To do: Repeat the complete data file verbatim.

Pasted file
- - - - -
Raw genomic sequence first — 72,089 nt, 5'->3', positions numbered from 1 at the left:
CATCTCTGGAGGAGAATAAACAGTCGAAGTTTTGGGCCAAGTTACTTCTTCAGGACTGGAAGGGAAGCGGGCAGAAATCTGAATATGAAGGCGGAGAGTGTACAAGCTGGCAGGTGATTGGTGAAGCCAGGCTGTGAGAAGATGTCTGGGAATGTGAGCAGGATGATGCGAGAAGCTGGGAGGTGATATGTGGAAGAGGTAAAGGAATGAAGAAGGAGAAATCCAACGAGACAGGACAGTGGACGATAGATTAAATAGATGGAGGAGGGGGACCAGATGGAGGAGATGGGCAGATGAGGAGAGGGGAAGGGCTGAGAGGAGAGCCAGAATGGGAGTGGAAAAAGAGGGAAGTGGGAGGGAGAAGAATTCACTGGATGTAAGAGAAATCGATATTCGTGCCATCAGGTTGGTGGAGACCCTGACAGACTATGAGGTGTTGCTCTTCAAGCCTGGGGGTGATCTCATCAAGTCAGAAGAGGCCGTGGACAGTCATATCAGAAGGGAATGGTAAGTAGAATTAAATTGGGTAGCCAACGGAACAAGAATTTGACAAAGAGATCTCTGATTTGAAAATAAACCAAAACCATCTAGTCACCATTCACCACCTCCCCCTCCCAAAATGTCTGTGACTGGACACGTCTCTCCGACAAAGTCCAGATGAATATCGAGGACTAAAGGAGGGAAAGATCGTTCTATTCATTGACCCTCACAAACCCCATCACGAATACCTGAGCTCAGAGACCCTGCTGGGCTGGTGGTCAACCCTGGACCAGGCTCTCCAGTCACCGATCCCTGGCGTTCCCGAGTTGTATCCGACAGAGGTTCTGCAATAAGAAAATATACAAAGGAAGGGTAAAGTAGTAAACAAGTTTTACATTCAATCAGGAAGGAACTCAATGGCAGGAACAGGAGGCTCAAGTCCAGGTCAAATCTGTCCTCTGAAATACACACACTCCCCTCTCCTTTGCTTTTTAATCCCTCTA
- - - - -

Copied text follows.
Raw genomic sequence first — 72,089 nt, 5'->3', positions numbered from 1 at the left:
CATCTCTGGAGGAGAATAAACAGTCGAAGTTTTGGGCCAAGTTACTTCTTCAGGACTGGAAGGGAAGCGGGCAGAAATCTGAATATGAAGGCGGAGAGTGTACAAGCTGGCAGGTGATTGGTGAAGCCAGGCTGTGAGAAGATGTCTGGGAATGTGAGCAGGATGATGCGAGAAGCTGGGAGGTGATATGTGGAAGAGGTAAAGGAATGAAGAAGGAGAAATCCAACGAGACAGGACAGTGGACGATAGATTAAATAGATGGAGGAGGGGGACCAGATGGAGGAGATGGGCAGATGAGGAGAGGGGAAGGGCTGAGAGGAGAGCCAGAATGGGAGTGGAAAAAGAGGGAAGTGGGAGGGAGAAGAATTCACTGGATGTAAGAGAAATCGATATTCGTGCCATCAGGTTGGTGGAGACCCTGACAGACTATGAGGTGTTGCTCTTCAAGCCTGGGGGTGATCTCATCAAGTCAGAAGAGGCCGTGGACAGTCATATCAGAAGGGAATGGTAAGTAGAATTAAATTGGGTAGCCAACGGAACAAGAATTTGACAAAGAGATCTCTGATTTGAAAATAAACCAAAACCATCTAGTCACCATTCACCACCTCCCCCTCCCAAAATGTCTGTGACTGGACACGTCTCTCCGACAAAGTCCAGATGAATATCGAGGACTAAAGGAGGGAAAGATCGTTCTATTCATTGACCCTCACAAACCCCATCACGAATACCTGAGCTCAGAGACCCTGCTGGGCTGGTGGTCAACCCTGGACCAGGCTCTCCAGTCACCGATCCCTGGCGTTCCCGAGTTGTATCCGACAGAGGTTCTGCAATAAGAAAATATACAAAGGAAGGGTAAAGTAGTAAACAAGTTTTACATTCAATCAGGAAGGAACTCAATGGCAGGAACAGGAGGCTCAAGTCCAGGTCAAATCTGTCCTCTGAAATACACACACTCCCCTCTCCTTTGCTTTTTAATCCCTCTA